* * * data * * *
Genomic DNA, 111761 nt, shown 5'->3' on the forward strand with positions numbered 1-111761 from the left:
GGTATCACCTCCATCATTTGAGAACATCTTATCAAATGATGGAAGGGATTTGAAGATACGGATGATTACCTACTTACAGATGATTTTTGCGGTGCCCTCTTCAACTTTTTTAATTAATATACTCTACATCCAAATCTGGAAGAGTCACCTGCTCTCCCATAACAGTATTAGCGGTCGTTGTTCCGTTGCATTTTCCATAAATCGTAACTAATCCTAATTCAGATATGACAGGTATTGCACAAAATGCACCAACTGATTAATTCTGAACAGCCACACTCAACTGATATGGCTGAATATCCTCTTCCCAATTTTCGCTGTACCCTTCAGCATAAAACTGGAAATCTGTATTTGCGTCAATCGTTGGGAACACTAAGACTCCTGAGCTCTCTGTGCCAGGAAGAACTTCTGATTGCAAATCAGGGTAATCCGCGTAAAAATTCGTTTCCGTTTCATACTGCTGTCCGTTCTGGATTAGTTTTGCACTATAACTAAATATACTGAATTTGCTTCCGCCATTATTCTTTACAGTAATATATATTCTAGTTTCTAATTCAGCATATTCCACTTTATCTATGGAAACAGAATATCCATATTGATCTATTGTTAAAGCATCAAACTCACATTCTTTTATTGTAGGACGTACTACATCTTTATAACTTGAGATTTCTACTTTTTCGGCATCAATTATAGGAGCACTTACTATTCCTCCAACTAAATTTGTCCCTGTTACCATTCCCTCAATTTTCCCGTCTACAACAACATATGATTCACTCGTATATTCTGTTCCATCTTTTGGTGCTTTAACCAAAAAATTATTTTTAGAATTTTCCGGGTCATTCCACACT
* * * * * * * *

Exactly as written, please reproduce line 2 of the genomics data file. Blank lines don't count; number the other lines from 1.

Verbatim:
GGTATCACCTCCATCATTTGAGAACATCTTATCAAATGATGGAAGGGATTTGAAGATACGGATGATTACCTACTTACAGATGATTTTTGCGGTGCCCTCTTCAACTTTTTTAATTAATATACTCTACATCCAAATCTGGAAGAGTCACCTGCTCTCCCATAACAGTATTAGCGGTCGTTGTTCCGTTGCATTTTCCATAAATCGTAACTAATCCTAATTCAGATATGACAGGTATTGCACAAAATGCACCAACTGATTAATTCTGAACAGCCACACTCAACTGATATGGCTGAATATCCTCTTCCCAATTTTCGCTGTACCCTTCAGCATAAAACTGGAAATCTGTATTTGCGTCAATCGTTGGGAACACTAAGACTCCTGAGCTCTCTGTGCCAGGAAGAACTTCTGATTGCAAATCAGGGTAATCCGCGTAAAAATTCGTTTCCGTTTCATACTGCTGTCCGTTCTGGATTAGTTTTGCACTATAACTAAATATACTGAATTTGCTTCCGCCATTATTCTTTACAGTAATATATATTCTAGTTTCTAATTCAGCATATTCCACTTTATCTATGGAAACAGAATATCCATATTGATCTATTGTTAAAGCATCAAACTCACATTCTTTTATTGTAGGACGTACTACATCTTTATAACTTGAGATTTCTACTTTTTCGGCATCAATTATAGGAGCACTTACTATTCCTCCAACTAAATTTGTCCCTGTTACCATTCCCTCAATTTTCCCGTCTACAACAACATATGATTCACTCGTATATTCTGTTCCATCTTTTGGTGCTTTAACCAAAAAATTATTTTTAGAATTTTCCGGGTCATTCCACACT